Don’t imagine Beca skipping class and decorating the Bella house for Easter when no one was home and when everyone gets back, they think Chloe was the culprit and she takes all of the credit; no one can quite understand why Beca gets all bitter, ignores Chloe, and takes credit for something that is far to cheery and pastel for her.
Venom Movie Coming 2018... and why I want to shoot myself in the head:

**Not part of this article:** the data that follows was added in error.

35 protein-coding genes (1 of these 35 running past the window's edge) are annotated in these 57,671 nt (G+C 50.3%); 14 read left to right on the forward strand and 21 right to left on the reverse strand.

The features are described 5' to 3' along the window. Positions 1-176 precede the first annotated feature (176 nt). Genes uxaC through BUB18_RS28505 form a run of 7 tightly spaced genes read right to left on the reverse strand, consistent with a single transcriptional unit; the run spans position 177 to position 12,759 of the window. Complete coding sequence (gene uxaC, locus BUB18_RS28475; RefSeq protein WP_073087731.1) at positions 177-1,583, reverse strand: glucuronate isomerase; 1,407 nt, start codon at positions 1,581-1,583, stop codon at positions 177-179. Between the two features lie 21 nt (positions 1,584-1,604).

Okay, so just to get everyone on the same page, the two Amazing Spiderman movies were within a seperate/standalone cinematic universe, as opposed to the giant MCU (Marvel Cinematic Universe) we all know and love. That’s because Sony and Marvel Studios are two seperate entities. Almost 2 years ago, Sony had ALL the rights to the Spiderman character, which was why the Amazing Spiderman wasn’t, and couldn’t have possibly been connected to the MCU. Unfortunately for Sony, their Spidey films didn’t do as well as they’d hoped, and soon enough, Marvel Studios head Kevin Feige obtained the rights back from Sony so that they could reboot the character, allowing Spidey to exist within the MCU, which was why Tom Holland’s rendition premiered in Captain America Civil War and is getting his first debut movie in July (Spiderman Homecoming). When Sony relieved the rights to the character, with it came all the characters connected to it, allowing the MCU to use villains such as Dr Octopus or Rhino if they wanted to in the future, and it’s also the reason why Vulture is able to be the villain in the upcoming Homecoming film. It all sounds great, however, the shift of character rights wasn’t a perfect transition from Sony to Marvel Studios. Sony still somewhat possesses control over Spidey in terms of direction and creativity. Kevin Feige pitches ideas regarding Spidey, but Sony always have to approve it. It’s an awkward relationship, but if it means that Spidey can exist within the MCU and fight alongside the Avengers then it’s worth it.